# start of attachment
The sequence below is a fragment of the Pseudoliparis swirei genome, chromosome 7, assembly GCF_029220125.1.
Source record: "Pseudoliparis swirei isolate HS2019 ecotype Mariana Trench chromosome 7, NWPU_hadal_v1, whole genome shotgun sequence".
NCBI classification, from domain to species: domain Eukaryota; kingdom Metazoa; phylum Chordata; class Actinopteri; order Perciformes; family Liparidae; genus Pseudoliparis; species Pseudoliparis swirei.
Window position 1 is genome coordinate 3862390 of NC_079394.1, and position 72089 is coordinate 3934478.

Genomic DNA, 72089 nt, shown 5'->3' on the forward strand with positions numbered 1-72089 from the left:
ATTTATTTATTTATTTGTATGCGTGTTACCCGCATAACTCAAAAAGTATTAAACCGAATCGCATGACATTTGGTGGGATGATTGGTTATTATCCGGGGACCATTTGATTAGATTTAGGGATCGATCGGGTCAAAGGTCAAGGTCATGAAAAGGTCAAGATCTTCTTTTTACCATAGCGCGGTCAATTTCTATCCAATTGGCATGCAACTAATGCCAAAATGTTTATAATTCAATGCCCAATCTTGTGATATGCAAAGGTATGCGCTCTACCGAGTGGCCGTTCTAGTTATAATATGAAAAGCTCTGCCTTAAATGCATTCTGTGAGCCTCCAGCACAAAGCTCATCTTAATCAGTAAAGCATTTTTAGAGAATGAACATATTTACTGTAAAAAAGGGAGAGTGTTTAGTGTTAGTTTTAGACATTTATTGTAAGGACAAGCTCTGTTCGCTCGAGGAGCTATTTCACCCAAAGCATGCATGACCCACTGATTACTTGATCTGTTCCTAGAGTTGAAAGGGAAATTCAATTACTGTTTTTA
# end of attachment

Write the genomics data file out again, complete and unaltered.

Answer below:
The sequence below is a fragment of the Pseudoliparis swirei genome, chromosome 7, assembly GCF_029220125.1.
Source record: "Pseudoliparis swirei isolate HS2019 ecotype Mariana Trench chromosome 7, NWPU_hadal_v1, whole genome shotgun sequence".
NCBI classification, from domain to species: domain Eukaryota; kingdom Metazoa; phylum Chordata; class Actinopteri; order Perciformes; family Liparidae; genus Pseudoliparis; species Pseudoliparis swirei.
Window position 1 is genome coordinate 3862390 of NC_079394.1, and position 72089 is coordinate 3934478.

Genomic DNA, 72089 nt, shown 5'->3' on the forward strand with positions numbered 1-72089 from the left:
ATTTATTTATTTATTTGTATGCGTGTTACCCGCATAACTCAAAAAGTATTAAACCGAATCGCATGACATTTGGTGGGATGATTGGTTATTATCCGGGGACCATTTGATTAGATTTAGGGATCGATCGGGTCAAAGGTCAAGGTCATGAAAAGGTCAAGATCTTCTTTTTACCATAGCGCGGTCAATTTCTATCCAATTGGCATGCAACTAATGCCAAAATGTTTATAATTCAATGCCCAATCTTGTGATATGCAAAGGTATGCGCTCTACCGAGTGGCCGTTCTAGTTATAATATGAAAAGCTCTGCCTTAAATGCATTCTGTGAGCCTCCAGCACAAAGCTCATCTTAATCAGTAAAGCATTTTTAGAGAATGAACATATTTACTGTAAAAAAGGGAGAGTGTTTAGTGTTAGTTTTAGACATTTATTGTAAGGACAAGCTCTGTTCGCTCGAGGAGCTATTTCACCCAAAGCATGCATGACCCACTGATTACTTGATCTGTTCCTAGAGTTGAAAGGGAAATTCAATTACTGTTTTTA